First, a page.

Now, if you've got $50,000 stashed in your bank and are totally down with blowing it all, by all means fucking YOLO. Ditto if you're a Trustafarian because life is just different for you. Everyone else: remember that if you're not going to live off savings, then you'll need to work. Most likely in a menial job. Maybe even in one like the job you just left. And while at least you'll be working someplace new, and meeting new people, and experiencing a different culture, it's something to keep in mind. You'll still be working.

"I did temporary admin work while I was traveling," said Baird. "Much of it was menial... and I wouldn't want to go to work because I'd think, 'This means nothing to me, I'm wasting my time!' A lot of my time when traveling was spent doing these jobs so I could save up for further travels and further menial jobs. This is kind of a self-fulfilling prophecy as you just end up qualified for jobs you hate."

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Marriage? Kids? A home? Be ready to hit "pause."

If any of those things are in any way -- now or in the future -- going to be a priority in your life, recognize that you may be pushing them off for a while. It's one thing to go backpack for a few months through Eastern Europe or Southeast Asia or Central America before coming home and settling back down, and quite another to wander the planet like Caine from Kung Fu. Everyone's got different values, priorities, and needs in life -- just make sure yours align with the travel lifestyle you're choosing.

"Towards the end of my third year of travel I came to realize that constantly uprooting my life every year was a giant pain in the arse," said Baird. "The problem is that you forge friendships and then you have to watch them die. You start jobs and know you'll never be able to progress further. You live in a house but it can never become your home because you know eventually you'll be leaving it. I wanted to be in a place where I could connect to others, be a part of a community, have a home and have roots. I wanted something meaningful."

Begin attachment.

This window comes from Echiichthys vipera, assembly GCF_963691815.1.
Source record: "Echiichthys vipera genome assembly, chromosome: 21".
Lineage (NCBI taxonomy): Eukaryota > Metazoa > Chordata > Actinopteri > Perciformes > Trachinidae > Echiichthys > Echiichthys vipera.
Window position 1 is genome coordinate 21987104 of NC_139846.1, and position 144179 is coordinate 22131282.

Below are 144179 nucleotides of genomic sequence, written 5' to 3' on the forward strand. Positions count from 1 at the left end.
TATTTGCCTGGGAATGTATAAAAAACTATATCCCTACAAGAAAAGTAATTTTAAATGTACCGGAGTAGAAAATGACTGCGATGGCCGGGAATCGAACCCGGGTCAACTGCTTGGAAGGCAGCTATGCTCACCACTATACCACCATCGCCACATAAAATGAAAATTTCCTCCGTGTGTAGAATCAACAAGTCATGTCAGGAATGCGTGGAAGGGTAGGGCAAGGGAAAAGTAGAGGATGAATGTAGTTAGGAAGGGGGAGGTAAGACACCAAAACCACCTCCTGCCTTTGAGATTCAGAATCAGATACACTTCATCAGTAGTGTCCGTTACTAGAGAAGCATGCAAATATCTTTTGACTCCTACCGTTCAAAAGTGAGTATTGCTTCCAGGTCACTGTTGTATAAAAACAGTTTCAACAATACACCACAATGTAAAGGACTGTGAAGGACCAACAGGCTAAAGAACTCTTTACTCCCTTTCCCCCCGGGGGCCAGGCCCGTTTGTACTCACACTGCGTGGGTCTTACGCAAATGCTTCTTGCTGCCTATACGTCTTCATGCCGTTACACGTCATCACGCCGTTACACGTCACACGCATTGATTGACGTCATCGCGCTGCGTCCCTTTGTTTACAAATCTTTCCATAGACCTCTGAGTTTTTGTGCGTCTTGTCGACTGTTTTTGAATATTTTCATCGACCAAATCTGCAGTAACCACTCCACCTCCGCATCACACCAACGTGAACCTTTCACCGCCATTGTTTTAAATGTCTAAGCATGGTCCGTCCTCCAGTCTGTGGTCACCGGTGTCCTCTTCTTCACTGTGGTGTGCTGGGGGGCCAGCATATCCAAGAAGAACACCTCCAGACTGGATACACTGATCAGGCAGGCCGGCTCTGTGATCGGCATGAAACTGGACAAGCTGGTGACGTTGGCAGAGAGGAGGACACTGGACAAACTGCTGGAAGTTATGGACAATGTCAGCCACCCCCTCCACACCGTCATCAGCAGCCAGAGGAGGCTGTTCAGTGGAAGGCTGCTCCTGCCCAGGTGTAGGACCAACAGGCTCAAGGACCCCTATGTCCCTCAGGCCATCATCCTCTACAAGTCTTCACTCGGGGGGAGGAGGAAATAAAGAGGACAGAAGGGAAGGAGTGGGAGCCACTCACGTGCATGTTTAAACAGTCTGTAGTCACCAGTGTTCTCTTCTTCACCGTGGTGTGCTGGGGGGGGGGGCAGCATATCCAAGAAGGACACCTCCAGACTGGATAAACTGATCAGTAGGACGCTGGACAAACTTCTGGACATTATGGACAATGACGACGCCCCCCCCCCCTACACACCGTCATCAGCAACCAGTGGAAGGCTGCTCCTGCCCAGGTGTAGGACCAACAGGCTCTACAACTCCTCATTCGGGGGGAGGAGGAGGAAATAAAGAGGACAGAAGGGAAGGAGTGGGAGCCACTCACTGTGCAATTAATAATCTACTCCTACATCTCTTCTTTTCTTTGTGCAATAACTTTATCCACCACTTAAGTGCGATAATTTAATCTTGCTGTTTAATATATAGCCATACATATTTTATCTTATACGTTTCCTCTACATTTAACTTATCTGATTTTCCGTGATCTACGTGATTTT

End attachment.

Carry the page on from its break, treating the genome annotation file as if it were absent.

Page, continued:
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Full-time travel is rewarding, but it's not for everyone

Look, we're not trying to torch your dreams here. There are a LOT of great things about traveling that we didn't mention largely because there are plenty of articles that talk about how great quitting your job to travel is. Hell, we put together a guide on how to do it. We're a travel site. We LOVE to travel. Just know that quitting your job to do it full time is not for everyone, and that might include you!

"The life I live is not for everyone. It's not easy," said Yang. "I wouldn't change it for the world, though, because I feel like my journey is one that can inspire people to take chances in life and pursue their dreams."

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Nicole Rupersburg lives two separate lives -- one in Detroit, one in Las Vegas -- and sees both the pros and the cons of traveling and outright uprooting. She mostly wrote this to be contrarian, but does believe the lifestyle isn't for everyone. Follow her traveling and otherwise on Instagram at @eatsdrinksandleaves.